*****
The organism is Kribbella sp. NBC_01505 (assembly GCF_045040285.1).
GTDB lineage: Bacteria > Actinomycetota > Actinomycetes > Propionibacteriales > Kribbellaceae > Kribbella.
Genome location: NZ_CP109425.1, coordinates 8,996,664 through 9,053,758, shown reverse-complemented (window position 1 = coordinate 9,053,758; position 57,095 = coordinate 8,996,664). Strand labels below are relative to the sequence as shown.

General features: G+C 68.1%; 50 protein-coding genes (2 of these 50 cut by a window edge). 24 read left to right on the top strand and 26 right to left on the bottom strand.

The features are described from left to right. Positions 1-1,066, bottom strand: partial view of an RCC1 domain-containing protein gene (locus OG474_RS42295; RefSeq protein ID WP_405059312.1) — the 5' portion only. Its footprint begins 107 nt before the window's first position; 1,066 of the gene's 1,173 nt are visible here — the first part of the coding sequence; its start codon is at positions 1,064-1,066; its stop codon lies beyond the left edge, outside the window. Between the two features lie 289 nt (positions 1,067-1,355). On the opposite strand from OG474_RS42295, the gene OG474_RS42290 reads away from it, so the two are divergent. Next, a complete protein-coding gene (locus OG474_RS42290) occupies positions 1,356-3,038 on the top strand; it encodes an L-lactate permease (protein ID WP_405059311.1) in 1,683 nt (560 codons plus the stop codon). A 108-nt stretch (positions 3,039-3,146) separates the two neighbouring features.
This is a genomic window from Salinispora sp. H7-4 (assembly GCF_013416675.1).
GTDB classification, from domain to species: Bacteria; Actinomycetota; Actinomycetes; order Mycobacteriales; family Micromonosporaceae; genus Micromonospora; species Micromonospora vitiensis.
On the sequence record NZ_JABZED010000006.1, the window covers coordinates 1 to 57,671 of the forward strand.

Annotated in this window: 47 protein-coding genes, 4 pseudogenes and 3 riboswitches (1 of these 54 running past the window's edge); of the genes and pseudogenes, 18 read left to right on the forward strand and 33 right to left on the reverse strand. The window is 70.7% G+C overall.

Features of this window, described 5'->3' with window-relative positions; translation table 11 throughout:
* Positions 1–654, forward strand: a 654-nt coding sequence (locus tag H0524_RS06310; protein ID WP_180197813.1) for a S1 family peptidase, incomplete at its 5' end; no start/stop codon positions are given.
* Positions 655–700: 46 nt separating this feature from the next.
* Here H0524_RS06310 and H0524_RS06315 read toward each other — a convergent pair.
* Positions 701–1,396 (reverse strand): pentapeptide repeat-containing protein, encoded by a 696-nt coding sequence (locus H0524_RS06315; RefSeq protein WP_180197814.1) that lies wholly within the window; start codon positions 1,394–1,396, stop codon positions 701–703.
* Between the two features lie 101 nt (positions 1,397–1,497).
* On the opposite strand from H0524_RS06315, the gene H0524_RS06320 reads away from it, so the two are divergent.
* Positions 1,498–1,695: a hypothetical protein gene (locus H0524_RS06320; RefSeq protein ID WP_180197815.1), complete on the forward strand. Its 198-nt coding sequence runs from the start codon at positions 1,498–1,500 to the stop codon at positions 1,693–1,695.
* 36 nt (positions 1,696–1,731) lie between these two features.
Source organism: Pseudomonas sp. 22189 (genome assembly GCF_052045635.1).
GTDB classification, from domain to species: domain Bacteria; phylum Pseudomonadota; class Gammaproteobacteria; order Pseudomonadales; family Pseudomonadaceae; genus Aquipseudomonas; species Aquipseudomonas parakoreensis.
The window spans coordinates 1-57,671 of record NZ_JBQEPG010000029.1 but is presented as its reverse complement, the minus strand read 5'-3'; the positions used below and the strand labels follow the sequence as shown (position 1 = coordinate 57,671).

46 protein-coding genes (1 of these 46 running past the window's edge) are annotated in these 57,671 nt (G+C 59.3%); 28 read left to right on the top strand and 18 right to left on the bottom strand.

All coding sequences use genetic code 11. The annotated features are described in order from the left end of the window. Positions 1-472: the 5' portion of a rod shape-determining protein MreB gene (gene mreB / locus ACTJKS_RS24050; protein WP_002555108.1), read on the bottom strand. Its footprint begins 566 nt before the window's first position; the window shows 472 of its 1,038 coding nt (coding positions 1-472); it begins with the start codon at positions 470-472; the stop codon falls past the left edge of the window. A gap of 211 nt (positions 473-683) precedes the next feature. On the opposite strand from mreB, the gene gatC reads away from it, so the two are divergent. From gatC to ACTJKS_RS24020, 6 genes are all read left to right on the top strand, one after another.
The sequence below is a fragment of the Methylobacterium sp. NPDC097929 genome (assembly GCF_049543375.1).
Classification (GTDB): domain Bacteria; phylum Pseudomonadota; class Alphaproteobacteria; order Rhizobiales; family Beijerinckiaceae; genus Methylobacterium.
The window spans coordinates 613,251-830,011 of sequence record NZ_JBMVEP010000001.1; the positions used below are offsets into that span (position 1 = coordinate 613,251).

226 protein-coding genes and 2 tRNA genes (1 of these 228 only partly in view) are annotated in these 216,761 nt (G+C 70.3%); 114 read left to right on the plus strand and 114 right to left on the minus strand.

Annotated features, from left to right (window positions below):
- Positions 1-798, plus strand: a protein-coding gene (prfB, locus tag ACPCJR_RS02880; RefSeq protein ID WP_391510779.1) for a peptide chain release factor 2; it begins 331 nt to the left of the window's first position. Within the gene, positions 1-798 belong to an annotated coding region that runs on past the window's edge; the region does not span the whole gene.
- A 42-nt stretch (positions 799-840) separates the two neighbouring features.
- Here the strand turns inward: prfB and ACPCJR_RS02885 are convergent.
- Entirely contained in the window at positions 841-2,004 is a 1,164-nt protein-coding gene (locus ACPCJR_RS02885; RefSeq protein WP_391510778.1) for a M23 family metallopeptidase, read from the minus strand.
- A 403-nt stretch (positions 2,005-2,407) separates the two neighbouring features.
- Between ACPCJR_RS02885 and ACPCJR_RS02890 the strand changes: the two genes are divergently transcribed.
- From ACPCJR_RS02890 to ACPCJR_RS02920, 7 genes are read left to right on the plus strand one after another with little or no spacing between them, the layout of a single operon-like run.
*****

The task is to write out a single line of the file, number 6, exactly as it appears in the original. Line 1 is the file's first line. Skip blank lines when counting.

This is a genomic window from Salinispora sp. H7-4 (assembly GCF_013416675.1).